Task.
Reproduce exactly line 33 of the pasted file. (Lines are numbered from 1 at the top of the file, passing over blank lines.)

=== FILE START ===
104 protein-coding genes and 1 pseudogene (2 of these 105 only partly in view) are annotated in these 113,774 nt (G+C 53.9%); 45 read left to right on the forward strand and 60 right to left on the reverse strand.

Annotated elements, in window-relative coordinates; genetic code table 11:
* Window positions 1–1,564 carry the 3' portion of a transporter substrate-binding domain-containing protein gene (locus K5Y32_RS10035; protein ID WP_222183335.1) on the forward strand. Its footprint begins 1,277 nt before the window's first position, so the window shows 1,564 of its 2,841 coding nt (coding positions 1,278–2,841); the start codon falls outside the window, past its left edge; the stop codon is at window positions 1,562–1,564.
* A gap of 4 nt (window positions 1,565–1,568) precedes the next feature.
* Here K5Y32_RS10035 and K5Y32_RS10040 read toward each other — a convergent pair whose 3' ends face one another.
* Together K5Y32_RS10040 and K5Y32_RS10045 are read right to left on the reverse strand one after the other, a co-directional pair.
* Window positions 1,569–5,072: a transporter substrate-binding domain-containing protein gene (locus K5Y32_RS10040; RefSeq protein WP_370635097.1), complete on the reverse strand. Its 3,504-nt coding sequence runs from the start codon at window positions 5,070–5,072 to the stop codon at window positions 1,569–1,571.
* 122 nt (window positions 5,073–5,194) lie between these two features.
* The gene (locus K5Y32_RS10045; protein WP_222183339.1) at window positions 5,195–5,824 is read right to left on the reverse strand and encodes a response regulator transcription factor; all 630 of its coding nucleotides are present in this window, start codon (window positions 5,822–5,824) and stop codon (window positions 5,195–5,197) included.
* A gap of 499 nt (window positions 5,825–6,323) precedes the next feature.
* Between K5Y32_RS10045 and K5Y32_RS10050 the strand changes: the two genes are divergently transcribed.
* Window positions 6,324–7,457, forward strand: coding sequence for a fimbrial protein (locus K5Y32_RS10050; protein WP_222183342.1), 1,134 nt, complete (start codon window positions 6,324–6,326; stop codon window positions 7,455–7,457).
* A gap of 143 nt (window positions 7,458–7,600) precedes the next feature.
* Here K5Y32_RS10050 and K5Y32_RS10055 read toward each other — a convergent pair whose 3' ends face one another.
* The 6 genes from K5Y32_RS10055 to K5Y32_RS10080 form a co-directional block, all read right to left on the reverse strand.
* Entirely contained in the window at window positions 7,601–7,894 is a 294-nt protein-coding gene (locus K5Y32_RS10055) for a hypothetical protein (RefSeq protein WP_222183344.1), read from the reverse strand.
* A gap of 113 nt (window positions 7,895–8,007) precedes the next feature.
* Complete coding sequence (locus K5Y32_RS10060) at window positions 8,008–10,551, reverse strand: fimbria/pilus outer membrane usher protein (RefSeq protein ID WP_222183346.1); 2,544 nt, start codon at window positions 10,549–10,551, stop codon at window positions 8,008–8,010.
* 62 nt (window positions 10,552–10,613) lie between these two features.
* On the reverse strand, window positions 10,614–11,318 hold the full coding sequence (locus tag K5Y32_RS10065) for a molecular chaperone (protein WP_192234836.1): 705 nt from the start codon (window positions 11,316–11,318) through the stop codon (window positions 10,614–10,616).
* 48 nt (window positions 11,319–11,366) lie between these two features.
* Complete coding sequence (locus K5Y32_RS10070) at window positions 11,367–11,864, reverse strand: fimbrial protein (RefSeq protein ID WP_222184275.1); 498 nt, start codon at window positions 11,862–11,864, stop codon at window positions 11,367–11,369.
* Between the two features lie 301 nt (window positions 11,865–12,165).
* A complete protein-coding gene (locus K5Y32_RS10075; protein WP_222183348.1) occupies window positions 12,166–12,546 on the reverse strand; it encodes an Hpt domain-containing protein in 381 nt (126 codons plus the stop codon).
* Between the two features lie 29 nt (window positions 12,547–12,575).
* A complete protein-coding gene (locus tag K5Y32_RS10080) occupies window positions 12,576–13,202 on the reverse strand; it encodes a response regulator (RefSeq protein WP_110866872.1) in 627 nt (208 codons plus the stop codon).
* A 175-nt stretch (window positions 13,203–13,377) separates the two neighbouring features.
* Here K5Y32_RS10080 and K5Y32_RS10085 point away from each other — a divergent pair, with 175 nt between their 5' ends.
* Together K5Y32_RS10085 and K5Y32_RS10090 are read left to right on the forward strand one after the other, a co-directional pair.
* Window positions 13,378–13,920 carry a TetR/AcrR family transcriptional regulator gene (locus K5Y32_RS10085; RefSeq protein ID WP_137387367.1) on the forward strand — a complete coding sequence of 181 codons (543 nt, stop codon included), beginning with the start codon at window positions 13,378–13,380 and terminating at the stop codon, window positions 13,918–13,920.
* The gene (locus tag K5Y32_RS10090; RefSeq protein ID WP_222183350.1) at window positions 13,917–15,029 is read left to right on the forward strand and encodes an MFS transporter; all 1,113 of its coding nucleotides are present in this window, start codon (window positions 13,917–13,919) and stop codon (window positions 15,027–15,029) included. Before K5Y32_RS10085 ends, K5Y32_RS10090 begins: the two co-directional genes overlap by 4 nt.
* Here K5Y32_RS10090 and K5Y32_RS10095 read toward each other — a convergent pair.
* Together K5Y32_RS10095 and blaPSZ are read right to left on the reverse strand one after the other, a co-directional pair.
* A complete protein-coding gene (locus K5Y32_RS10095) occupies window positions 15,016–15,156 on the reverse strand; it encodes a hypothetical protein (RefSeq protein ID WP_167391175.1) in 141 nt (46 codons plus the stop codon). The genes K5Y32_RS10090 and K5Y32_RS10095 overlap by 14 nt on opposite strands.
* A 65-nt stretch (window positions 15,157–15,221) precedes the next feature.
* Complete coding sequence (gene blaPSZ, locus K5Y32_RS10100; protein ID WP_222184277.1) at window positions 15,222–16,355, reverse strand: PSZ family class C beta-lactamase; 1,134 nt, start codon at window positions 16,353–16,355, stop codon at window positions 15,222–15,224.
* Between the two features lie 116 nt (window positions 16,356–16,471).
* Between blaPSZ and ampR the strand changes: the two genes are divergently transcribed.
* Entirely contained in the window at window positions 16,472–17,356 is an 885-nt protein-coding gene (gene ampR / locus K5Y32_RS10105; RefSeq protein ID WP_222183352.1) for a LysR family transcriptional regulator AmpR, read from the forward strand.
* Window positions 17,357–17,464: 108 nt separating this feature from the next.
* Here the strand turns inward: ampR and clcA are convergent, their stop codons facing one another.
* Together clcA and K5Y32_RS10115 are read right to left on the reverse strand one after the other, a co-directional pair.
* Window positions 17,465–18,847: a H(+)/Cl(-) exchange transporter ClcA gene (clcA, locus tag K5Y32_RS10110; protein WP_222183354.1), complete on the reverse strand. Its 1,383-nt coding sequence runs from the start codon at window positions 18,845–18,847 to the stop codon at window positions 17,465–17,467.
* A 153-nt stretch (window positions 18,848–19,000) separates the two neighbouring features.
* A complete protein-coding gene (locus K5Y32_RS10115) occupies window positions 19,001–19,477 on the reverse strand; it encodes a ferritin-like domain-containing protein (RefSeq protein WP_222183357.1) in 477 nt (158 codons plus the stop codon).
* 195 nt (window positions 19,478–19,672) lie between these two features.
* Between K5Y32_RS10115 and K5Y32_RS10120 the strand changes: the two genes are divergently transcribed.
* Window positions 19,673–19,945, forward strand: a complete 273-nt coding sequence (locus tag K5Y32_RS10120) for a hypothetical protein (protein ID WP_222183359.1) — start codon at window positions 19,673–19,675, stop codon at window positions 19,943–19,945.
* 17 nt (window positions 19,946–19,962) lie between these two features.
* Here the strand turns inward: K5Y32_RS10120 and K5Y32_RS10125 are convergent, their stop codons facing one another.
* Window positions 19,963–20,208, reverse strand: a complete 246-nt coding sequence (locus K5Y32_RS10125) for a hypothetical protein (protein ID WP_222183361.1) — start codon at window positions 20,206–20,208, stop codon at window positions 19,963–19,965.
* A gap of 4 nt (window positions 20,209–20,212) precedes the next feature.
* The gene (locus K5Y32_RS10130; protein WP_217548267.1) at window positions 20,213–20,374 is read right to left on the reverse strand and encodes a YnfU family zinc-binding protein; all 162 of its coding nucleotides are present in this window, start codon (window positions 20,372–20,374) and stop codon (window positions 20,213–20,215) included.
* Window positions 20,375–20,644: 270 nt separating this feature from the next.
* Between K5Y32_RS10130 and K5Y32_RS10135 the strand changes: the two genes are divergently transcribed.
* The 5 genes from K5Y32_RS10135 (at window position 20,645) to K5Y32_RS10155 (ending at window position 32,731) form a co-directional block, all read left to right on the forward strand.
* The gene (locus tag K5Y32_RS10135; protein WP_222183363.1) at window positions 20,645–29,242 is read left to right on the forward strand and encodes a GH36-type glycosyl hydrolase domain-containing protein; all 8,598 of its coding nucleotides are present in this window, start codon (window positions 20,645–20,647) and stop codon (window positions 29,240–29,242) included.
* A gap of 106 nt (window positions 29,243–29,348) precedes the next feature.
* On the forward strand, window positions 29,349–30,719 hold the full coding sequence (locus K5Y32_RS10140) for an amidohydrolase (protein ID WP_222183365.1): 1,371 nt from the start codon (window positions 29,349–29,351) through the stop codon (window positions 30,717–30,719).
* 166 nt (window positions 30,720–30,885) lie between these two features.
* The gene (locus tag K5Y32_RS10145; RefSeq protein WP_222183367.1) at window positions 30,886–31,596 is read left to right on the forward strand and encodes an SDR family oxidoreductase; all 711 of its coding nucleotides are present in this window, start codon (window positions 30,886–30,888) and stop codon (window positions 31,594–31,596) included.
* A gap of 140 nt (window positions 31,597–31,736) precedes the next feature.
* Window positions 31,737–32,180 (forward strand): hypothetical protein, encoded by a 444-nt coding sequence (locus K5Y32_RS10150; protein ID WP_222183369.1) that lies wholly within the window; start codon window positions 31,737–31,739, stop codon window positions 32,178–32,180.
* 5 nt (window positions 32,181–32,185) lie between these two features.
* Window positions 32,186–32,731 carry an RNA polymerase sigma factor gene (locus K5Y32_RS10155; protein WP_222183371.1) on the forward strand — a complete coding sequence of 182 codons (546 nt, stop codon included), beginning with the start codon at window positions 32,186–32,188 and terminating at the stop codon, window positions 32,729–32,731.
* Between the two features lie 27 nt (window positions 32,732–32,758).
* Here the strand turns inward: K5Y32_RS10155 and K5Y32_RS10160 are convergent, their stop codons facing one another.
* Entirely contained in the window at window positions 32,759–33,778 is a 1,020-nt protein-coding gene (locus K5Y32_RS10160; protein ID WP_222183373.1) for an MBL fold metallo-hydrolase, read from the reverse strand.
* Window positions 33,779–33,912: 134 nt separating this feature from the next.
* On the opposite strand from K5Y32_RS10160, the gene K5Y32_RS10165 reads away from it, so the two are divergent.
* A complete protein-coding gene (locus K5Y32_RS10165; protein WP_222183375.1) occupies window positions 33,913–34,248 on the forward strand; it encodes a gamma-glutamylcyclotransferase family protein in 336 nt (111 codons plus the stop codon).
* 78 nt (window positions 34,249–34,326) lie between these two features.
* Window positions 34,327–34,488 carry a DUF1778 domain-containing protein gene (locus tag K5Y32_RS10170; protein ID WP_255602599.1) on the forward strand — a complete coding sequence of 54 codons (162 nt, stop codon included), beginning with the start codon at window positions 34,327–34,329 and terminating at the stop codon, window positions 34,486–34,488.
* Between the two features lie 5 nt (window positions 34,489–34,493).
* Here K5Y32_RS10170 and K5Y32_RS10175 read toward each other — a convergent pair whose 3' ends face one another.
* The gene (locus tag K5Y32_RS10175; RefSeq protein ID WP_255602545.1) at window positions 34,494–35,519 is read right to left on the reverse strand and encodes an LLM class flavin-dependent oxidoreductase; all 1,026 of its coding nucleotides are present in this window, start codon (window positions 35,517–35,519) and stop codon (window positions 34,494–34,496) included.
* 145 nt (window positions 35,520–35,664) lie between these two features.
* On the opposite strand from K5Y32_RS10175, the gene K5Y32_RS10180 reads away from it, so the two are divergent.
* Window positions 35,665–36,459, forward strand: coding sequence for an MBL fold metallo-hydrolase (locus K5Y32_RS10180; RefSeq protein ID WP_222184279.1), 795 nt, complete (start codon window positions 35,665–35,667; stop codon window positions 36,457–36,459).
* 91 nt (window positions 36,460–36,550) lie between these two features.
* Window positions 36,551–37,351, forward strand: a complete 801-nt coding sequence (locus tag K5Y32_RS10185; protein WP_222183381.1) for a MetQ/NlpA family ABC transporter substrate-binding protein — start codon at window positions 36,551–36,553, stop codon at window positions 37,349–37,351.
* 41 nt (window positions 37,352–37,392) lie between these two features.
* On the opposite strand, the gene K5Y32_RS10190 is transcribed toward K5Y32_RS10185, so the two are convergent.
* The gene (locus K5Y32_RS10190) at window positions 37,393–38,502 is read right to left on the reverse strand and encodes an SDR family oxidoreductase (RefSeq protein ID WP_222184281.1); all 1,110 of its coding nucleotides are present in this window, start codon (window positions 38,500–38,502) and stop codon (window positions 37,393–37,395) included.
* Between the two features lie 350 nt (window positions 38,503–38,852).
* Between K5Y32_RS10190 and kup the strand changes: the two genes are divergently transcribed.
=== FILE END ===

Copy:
* Together K5Y32_RS10095 and blaPSZ are read right to left on the reverse strand one after the other, a co-directional pair.